Apple Makes OS Transition

 
 
By David Morgenstern  |  Posted 2006-08-31 Print this article Print
 
 
 
 
 
 
 


Easier"> Several months after the Cheetah, I attended a San Francisco Mac user group meeting, a place where one might expect to find brave hearts. But only a few of the 50 attendees said they were living 24/7 in Cheetah.

In the fall of 2001, Apple released Puma (v10.1), a maintenance upgrade. Yet, it proved stable enough to let the company ship Macs with OS X as the default boot in January 2002.
Still, all of Apples new and faster Mac models came with Mac OS 9 preloaded and as the primary OS. Users had a choice: Stay with the familiar look-and-feel of OS 9 programs for their workflows, or find improved memory and stability in an unfamiliar interface that required updated versions of applications.
Developers also offered entirely new applications to fill niches uncovered by the changed environment. At the same time, starting with the initial Cheetah release, Apple provided customers an emulation environment called Classic that could run OS 9 applications. So, users in OS X could be sure of access to their familiar applications, even if there wasnt memory protection and other benefits. At the spring 2002 Worldwide Developers Conference, Apple warned its software partners that the end to Mac OS 9.x support was on the horizon. Steve Jobs opened his keynote with a eulogy to Mac OS 9, saying the OS "was a friend to us all." A coffin rose from the floor of the stage to the strains of J.S. Bachs "Toccata and Fugue in D Minor." Mac OS 9 "isnt dead for your customers, yet," Jobs told the crowd. "But its dead to you." He pointed developers to features in OS X Jaguar (v10.2), which was released about 5 months later. This was the version with the bugs really shaken out and missing features from OS 9 mostly restored. Starting with Mac models introduced in 2003, Macs could only boot into Mac OS X Jaguar (and Linux if you wished, but thats a different story); booting into Mac OS 9 was not allowed. Of course, the old Mac OS 9 applications could still be run in the Classic environment. (Apple provides an interesting historical list of what Mac models can boot what version of the Mac OS. It can be a bit confusing to the uninitiated because of Apples cryptic habit of making serious changes in hardware configurations without noting the change in the name of the series or models in question.) Will the Windows Vista vs. Mac OS X Leopard feature fight come down to a few interface elements? The current scrap is over Vistas Flip3D and Apples Expose. Click here to read more. Unlike the situation with Vista, Mac users had plenty of time—more than a year and a half—to ignore the new OS if they chose to do so. Customers could make up their minds about OS X in their own time frame and still have the security of knowing their existing workflows would be maintained while upgrading hardware. In fact, support for the Classic environment was only stopped with the release of Intel-based Macs. By my reckoning, Microsoft is sending the opposite message with its Vista rollout: You will be grateful for the "Windows Vista Experience"—Period! Oh, and heres an item for those who harp on the price of Macs. Take a look at the reported savings on "additional" licenses for Vista owners. You will save between $10 and $40 off the price of each additional license when you upgrade or buy Vista new. Apple offers a "family" 5-pack license, with each seat costing $40 each. Thats real savings. What do you think? Should Microsoft look to Apples playbook for the Vista rollout next year? Let us know here. Check out eWEEK.coms for the latest news in desktop and notebook computing.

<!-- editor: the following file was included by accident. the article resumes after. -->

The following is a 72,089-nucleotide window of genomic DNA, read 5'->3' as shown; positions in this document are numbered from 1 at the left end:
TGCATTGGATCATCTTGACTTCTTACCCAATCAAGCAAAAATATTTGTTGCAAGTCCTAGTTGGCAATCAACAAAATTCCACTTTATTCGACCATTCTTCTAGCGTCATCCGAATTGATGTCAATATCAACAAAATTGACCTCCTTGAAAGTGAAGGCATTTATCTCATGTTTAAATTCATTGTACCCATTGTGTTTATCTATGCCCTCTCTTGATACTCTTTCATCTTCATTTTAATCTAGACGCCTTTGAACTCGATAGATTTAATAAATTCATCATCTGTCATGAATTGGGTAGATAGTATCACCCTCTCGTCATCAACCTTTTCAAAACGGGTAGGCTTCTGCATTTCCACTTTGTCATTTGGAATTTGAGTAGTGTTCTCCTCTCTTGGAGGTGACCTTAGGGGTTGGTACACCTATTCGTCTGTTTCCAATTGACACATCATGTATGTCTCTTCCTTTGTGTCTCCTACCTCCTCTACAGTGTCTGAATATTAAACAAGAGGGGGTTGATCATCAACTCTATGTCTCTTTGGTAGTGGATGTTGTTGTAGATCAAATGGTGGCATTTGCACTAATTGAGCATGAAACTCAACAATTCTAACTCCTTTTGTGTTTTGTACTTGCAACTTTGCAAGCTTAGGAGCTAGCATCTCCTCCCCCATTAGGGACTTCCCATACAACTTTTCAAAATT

David Morgenstern is Executive Editor/Special Projects of eWEEK. Previously, he served as the news editor of Ziff Davis Internet and editor for Ziff Davis' Storage Supersite.

In 'the days,' he was an award-winning editor with the heralded MacWEEK newsweekly as well as eMediaweekly, a trade publication for managers of professional digital content creation.

David has also worked on the vendor side of the industry, including companies offering professional displays and color-calibration technology, and Internet video.

He can be reached here.

 
 
 
 
 
 
 

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